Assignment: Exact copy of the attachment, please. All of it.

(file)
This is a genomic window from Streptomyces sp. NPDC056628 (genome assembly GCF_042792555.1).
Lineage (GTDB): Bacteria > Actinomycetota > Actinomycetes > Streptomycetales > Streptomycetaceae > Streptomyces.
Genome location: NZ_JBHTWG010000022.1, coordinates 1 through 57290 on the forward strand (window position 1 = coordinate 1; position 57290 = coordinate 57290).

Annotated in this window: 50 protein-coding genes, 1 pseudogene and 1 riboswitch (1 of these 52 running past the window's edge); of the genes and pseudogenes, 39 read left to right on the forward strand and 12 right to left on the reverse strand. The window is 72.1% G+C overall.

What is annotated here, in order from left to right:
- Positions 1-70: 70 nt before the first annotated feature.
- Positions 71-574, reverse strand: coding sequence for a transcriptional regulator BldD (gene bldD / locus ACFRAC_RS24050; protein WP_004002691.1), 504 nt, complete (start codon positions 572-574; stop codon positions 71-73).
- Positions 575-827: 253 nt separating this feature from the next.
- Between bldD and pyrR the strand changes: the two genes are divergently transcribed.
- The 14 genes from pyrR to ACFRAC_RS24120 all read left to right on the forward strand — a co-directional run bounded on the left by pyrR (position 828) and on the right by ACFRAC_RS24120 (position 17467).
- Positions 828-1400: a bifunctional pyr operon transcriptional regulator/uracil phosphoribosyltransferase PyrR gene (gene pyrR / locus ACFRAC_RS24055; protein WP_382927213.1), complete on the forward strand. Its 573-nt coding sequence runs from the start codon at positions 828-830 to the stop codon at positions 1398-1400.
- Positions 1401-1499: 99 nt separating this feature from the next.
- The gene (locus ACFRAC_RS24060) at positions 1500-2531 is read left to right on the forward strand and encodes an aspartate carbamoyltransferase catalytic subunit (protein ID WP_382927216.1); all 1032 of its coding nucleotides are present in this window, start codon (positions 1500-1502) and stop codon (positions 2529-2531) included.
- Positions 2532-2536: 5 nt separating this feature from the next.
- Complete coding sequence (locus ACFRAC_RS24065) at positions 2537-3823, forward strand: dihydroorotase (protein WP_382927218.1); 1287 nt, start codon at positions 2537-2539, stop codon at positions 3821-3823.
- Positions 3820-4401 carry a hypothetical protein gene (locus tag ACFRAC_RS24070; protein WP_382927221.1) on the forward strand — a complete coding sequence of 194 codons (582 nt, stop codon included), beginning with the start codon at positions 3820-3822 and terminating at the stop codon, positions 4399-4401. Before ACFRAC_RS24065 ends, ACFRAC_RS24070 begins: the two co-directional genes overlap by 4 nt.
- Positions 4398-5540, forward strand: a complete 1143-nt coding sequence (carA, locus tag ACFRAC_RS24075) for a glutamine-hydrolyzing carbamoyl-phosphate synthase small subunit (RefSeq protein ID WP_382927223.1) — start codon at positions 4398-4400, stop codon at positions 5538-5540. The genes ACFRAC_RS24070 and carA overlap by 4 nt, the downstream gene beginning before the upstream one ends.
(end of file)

This is a genomic window from Streptomyces sp. NPDC056628 (genome assembly GCF_042792555.1).
Lineage (GTDB): Bacteria > Actinomycetota > Actinomycetes > Streptomycetales > Streptomycetaceae > Streptomyces.
Genome location: NZ_JBHTWG010000022.1, coordinates 1 through 57290 on the forward strand (window position 1 = coordinate 1; position 57290 = coordinate 57290).

Annotated in this window: 50 protein-coding genes, 1 pseudogene and 1 riboswitch (1 of these 52 running past the window's edge); of the genes and pseudogenes, 39 read left to right on the forward strand and 12 right to left on the reverse strand. The window is 72.1% G+C overall.

What is annotated here, in order from left to right:
- Positions 1-70: 70 nt before the first annotated feature.
- Positions 71-574, reverse strand: coding sequence for a transcriptional regulator BldD (gene bldD / locus ACFRAC_RS24050; protein WP_004002691.1), 504 nt, complete (start codon positions 572-574; stop codon positions 71-73).
- Positions 575-827: 253 nt separating this feature from the next.
- Between bldD and pyrR the strand changes: the two genes are divergently transcribed.
- The 14 genes from pyrR to ACFRAC_RS24120 all read left to right on the forward strand — a co-directional run bounded on the left by pyrR (position 828) and on the right by ACFRAC_RS24120 (position 17467).
- Positions 828-1400: a bifunctional pyr operon transcriptional regulator/uracil phosphoribosyltransferase PyrR gene (gene pyrR / locus ACFRAC_RS24055; protein WP_382927213.1), complete on the forward strand. Its 573-nt coding sequence runs from the start codon at positions 828-830 to the stop codon at positions 1398-1400.
- Positions 1401-1499: 99 nt separating this feature from the next.
- The gene (locus ACFRAC_RS24060) at positions 1500-2531 is read left to right on the forward strand and encodes an aspartate carbamoyltransferase catalytic subunit (protein ID WP_382927216.1); all 1032 of its coding nucleotides are present in this window, start codon (positions 1500-1502) and stop codon (positions 2529-2531) included.
- Positions 2532-2536: 5 nt separating this feature from the next.
- Complete coding sequence (locus ACFRAC_RS24065) at positions 2537-3823, forward strand: dihydroorotase (protein WP_382927218.1); 1287 nt, start codon at positions 2537-2539, stop codon at positions 3821-3823.
- Positions 3820-4401 carry a hypothetical protein gene (locus tag ACFRAC_RS24070; protein WP_382927221.1) on the forward strand — a complete coding sequence of 194 codons (582 nt, stop codon included), beginning with the start codon at positions 3820-3822 and terminating at the stop codon, positions 4399-4401. Before ACFRAC_RS24065 ends, ACFRAC_RS24070 begins: the two co-directional genes overlap by 4 nt.
- Positions 4398-5540, forward strand: a complete 1143-nt coding sequence (carA, locus tag ACFRAC_RS24075) for a glutamine-hydrolyzing carbamoyl-phosphate synthase small subunit (RefSeq protein ID WP_382927223.1) — start codon at positions 4398-4400, stop codon at positions 5538-5540. The genes ACFRAC_RS24070 and carA overlap by 4 nt, the downstream gene beginning before the upstream one ends.